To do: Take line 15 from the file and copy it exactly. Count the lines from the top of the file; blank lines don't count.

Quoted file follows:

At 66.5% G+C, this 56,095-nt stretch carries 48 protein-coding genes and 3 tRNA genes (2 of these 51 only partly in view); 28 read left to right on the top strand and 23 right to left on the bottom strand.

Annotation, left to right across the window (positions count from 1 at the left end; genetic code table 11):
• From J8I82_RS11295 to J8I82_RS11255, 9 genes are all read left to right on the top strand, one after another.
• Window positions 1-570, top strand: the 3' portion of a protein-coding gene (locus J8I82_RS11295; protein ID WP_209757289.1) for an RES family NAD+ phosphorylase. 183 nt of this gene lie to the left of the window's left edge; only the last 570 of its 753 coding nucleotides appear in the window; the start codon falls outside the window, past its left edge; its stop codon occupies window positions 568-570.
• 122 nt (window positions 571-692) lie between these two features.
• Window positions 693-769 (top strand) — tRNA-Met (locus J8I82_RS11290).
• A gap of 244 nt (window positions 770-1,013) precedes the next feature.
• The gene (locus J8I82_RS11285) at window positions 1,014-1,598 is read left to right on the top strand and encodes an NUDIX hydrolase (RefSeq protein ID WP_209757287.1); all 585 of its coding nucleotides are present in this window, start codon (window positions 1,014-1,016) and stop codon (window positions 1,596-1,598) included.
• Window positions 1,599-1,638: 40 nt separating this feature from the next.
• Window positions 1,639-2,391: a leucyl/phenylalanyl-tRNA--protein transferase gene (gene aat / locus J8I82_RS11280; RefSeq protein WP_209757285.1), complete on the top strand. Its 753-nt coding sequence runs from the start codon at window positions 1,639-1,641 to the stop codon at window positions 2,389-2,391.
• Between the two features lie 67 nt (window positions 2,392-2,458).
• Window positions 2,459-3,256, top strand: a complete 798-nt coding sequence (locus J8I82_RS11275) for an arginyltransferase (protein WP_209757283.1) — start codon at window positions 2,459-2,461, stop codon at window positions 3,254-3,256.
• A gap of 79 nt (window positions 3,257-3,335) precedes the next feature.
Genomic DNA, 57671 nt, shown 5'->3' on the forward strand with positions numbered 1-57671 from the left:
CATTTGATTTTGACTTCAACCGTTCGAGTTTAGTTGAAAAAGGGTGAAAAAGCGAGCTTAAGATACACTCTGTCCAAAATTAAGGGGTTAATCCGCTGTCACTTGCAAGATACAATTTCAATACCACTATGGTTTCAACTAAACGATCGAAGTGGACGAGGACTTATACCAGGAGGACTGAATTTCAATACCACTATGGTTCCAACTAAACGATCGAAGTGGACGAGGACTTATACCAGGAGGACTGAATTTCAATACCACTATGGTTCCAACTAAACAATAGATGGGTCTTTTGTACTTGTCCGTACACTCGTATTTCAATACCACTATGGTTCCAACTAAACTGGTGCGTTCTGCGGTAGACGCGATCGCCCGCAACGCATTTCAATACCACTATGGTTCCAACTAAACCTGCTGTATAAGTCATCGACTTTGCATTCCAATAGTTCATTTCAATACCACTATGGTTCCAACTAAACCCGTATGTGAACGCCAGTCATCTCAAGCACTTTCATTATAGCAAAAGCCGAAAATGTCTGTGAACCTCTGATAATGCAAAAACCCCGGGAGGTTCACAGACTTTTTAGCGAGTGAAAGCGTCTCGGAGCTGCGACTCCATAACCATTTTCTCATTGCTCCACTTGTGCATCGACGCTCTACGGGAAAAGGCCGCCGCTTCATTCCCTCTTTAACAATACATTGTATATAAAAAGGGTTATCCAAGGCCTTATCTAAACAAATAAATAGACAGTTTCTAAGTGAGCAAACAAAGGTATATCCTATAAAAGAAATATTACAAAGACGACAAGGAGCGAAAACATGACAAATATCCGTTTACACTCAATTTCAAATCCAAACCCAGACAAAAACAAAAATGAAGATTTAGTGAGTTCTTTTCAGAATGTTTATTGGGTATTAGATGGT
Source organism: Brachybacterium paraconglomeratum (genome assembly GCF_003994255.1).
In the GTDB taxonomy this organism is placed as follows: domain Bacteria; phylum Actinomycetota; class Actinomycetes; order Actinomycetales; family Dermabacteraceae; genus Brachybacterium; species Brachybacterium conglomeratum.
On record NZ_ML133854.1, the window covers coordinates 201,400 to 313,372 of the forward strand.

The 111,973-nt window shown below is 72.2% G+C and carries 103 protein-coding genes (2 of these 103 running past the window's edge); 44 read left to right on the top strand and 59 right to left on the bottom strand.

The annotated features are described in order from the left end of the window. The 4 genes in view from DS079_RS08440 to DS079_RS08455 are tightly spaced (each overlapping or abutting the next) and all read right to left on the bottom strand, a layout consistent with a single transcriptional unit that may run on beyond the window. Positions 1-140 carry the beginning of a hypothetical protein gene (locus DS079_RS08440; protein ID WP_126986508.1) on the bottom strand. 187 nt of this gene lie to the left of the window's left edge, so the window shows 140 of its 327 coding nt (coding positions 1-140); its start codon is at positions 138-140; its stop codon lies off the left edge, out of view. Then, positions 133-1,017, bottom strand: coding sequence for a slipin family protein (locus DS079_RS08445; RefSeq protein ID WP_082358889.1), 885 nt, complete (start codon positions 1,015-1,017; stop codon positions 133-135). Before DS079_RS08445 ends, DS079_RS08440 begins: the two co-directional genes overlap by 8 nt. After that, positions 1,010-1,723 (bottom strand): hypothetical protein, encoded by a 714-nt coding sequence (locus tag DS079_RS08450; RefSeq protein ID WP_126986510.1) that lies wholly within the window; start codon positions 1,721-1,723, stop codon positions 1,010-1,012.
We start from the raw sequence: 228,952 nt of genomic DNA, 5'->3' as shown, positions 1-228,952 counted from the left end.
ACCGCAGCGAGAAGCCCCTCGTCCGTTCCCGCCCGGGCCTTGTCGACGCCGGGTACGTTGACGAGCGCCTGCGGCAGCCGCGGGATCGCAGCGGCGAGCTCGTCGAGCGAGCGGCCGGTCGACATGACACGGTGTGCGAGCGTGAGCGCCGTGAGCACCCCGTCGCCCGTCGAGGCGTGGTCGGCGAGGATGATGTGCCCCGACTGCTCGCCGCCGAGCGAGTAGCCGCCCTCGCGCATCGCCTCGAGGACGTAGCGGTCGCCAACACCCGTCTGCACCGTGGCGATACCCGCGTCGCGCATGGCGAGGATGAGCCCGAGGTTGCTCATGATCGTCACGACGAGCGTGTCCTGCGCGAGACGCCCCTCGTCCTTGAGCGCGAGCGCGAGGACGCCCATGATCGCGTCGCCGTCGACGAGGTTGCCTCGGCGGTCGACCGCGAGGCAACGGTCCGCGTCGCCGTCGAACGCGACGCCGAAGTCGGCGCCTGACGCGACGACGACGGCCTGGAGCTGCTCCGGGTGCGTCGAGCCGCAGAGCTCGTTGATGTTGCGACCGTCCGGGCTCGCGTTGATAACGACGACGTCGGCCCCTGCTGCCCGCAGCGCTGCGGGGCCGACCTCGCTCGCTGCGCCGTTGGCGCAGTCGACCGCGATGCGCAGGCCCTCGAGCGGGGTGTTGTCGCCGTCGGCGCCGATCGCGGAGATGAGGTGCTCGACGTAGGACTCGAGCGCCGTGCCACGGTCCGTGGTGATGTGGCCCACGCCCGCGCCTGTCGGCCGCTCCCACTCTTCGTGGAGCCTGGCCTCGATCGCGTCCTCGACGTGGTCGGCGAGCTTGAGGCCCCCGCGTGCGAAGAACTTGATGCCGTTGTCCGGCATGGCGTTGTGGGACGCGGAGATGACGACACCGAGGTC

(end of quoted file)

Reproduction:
CATTTGATTTTGACTTCAACCGTTCGAGTTTAGTTGAAAAAGGGTGAAAAAGCGAGCTTAAGATACACTCTGTCCAAAATTAAGGGGTTAATCCGCTGTCACTTGCAAGATACAATTTCAATACCACTATGGTTTCAACTAAACGATCGAAGTGGACGAGGACTTATACCAGGAGGACTGAATTTCAATACCACTATGGTTCCAACTAAACGATCGAAGTGGACGAGGACTTATACCAGGAGGACTGAATTTCAATACCACTATGGTTCCAACTAAACAATAGATGGGTCTTTTGTACTTGTCCGTACACTCGTATTTCAATACCACTATGGTTCCAACTAAACTGGTGCGTTCTGCGGTAGACGCGATCGCCCGCAACGCATTTCAATACCACTATGGTTCCAACTAAACCTGCTGTATAAGTCATCGACTTTGCATTCCAATAGTTCATTTCAATACCACTATGGTTCCAACTAAACCCGTATGTGAACGCCAGTCATCTCAAGCACTTTCATTATAGCAAAAGCCGAAAATGTCTGTGAACCTCTGATAATGCAAAAACCCCGGGAGGTTCACAGACTTTTTAGCGAGTGAAAGCGTCTCGGAGCTGCGACTCCATAACCATTTTCTCATTGCTCCACTTGTGCATCGACGCTCTACGGGAAAAGGCCGCCGCTTCATTCCCTCTTTAACAATACATTGTATATAAAAAGGGTTATCCAAGGCCTTATCTAAACAAATAAATAGACAGTTTCTAAGTGAGCAAACAAAGGTATATCCTATAAAAGAAATATTACAAAGACGACAAGGAGCGAAAACATGACAAATATCCGTTTACACTCAATTTCAAATCCAAACCCAGACAAAAACAAAAATGAAGATTTAGTGAGTTCTTTTCAGAATGTTTATTGGGTATTAGATGGT